What you are describing is an episode of acute kidney injury.  You may never know what caused the episode.  If this recurs, only a kidney biopsy may tell you what the disease may be.  I am unable to provide a diagnosis based on the information that you provide.  I do not see evidence of chronic kidney disease (CKD) based on the information that you provide.  I do recommend that she have urine testing done regularly as well.


Posted in Acute Kidney Injury, Kidney-Related Health Questions, Pregnancy / Kids, Serum Creatinine, Symptoms and Side Effects, Treatments

Could you explain the difference between renial # and GFR. # my ranial #31 GFR. #60 .

The GFR is glomerular filtration rate and is an estimate of the percentage of kidney (renal) function.  I have never heard of a “renial” or a “ranial” number.

Posted in GFR, Kidney-Related Health Questions, Laboratory Testing

If your creatinine level jumps in 8 months from 1.04-1.54. Does this mean you have a serious condition?

The serum creatinine can vary by plus or minus 0.2 millgrams per deciliter because of laboratory variation.  A rise from 1.04 to 1.54 would be of concern.  I recommend that this test be repeated to make sure there was not a laboratory error.  If the test remains elevated, I recommend further testing by your physician.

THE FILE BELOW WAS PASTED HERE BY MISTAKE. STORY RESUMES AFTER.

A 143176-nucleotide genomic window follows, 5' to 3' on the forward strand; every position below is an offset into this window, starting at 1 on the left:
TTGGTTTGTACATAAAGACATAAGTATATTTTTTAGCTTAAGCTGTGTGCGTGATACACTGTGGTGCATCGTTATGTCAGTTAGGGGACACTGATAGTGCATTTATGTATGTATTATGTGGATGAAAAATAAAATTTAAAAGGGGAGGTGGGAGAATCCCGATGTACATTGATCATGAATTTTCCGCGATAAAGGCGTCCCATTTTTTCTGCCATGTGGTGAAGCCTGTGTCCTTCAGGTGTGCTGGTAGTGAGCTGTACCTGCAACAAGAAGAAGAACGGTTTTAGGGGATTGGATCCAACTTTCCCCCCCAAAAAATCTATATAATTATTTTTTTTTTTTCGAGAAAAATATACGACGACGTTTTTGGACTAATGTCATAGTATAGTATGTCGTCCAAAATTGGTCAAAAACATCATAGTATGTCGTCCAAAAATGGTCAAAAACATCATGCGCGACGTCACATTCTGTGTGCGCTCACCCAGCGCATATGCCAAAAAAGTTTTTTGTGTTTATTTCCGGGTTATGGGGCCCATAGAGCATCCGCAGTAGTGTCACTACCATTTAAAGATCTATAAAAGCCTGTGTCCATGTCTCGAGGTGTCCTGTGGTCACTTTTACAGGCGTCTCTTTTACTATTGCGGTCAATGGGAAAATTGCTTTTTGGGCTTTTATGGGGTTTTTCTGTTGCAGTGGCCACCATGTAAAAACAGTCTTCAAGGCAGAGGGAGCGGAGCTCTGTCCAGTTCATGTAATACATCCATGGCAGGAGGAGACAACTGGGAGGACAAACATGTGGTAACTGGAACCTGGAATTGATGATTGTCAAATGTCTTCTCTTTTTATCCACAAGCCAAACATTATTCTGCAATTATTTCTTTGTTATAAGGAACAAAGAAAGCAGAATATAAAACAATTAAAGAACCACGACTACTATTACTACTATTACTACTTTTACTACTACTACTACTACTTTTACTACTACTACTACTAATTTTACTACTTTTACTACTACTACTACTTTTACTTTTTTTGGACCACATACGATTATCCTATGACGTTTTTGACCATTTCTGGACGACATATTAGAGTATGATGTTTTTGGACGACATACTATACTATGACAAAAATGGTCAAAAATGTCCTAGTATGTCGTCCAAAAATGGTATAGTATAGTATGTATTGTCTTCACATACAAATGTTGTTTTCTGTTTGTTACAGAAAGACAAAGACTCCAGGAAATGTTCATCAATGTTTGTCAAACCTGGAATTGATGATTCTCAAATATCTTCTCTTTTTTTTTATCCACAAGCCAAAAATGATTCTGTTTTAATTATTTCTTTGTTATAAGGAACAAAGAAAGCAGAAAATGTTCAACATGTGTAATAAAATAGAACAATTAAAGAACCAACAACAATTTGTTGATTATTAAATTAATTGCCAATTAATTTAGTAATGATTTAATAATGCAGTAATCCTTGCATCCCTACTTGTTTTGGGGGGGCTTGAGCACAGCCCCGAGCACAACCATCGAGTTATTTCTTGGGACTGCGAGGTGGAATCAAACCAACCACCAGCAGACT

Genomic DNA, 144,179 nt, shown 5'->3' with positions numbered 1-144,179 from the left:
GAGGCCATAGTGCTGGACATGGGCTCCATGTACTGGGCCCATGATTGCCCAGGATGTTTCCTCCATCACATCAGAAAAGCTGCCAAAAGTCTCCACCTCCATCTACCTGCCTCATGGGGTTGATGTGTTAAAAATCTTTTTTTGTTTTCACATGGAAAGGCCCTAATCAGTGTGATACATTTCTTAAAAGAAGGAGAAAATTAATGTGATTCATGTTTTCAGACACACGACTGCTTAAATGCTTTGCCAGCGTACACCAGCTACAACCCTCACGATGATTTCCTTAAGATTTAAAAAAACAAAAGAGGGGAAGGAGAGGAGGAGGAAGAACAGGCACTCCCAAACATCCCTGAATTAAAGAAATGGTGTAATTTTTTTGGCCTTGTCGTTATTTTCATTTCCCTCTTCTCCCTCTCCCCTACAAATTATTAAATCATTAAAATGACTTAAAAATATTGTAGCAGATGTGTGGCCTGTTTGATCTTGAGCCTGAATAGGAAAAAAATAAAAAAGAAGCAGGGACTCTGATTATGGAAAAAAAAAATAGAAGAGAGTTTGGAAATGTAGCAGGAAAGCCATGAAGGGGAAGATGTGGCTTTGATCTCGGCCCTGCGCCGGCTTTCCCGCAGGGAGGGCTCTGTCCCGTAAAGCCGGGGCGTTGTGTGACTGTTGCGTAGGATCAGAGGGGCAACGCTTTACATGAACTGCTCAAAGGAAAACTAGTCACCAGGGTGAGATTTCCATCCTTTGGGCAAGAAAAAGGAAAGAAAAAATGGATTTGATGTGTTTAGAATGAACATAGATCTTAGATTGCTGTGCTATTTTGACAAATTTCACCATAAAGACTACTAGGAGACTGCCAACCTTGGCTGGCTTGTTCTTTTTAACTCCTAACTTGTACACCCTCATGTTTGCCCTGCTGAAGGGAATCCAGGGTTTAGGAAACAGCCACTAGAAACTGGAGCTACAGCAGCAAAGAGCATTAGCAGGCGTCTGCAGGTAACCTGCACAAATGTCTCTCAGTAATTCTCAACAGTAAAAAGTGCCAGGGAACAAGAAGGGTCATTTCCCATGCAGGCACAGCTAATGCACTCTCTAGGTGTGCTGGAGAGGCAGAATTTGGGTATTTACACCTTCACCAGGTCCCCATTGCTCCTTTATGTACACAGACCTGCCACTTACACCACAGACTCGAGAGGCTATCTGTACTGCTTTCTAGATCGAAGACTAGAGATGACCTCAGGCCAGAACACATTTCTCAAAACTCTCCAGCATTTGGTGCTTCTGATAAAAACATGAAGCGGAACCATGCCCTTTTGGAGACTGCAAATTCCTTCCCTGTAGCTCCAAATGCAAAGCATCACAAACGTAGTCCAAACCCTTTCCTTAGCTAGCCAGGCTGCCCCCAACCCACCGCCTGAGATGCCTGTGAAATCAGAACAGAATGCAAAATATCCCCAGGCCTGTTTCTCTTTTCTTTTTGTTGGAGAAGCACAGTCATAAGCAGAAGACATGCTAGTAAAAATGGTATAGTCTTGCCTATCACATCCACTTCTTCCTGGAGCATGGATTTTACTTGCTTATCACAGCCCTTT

For more information about tests used to measure kidney function please click here.

Posted in Kidney-Related Health Questions, Laboratory Testing, Serum Creatinine

I have one kidney from an age of 5 (a nephrectomy after being hurt). I am 53 now and wonder what should I get checked on a regular basis? I do get checked on urine each time I get my annual physical checkup.

I recommend at least annual testing for blood creatinine and a calculated estimate of your glomerular filtration rate (eGFR) and urine testing for  blood, protein, and infection.

For general information about living with one kidney please click here.

Posted in GFR, Kidney-Related Health Questions, Laboratory Testing, Nephrectomy / One kidney, Urine Testing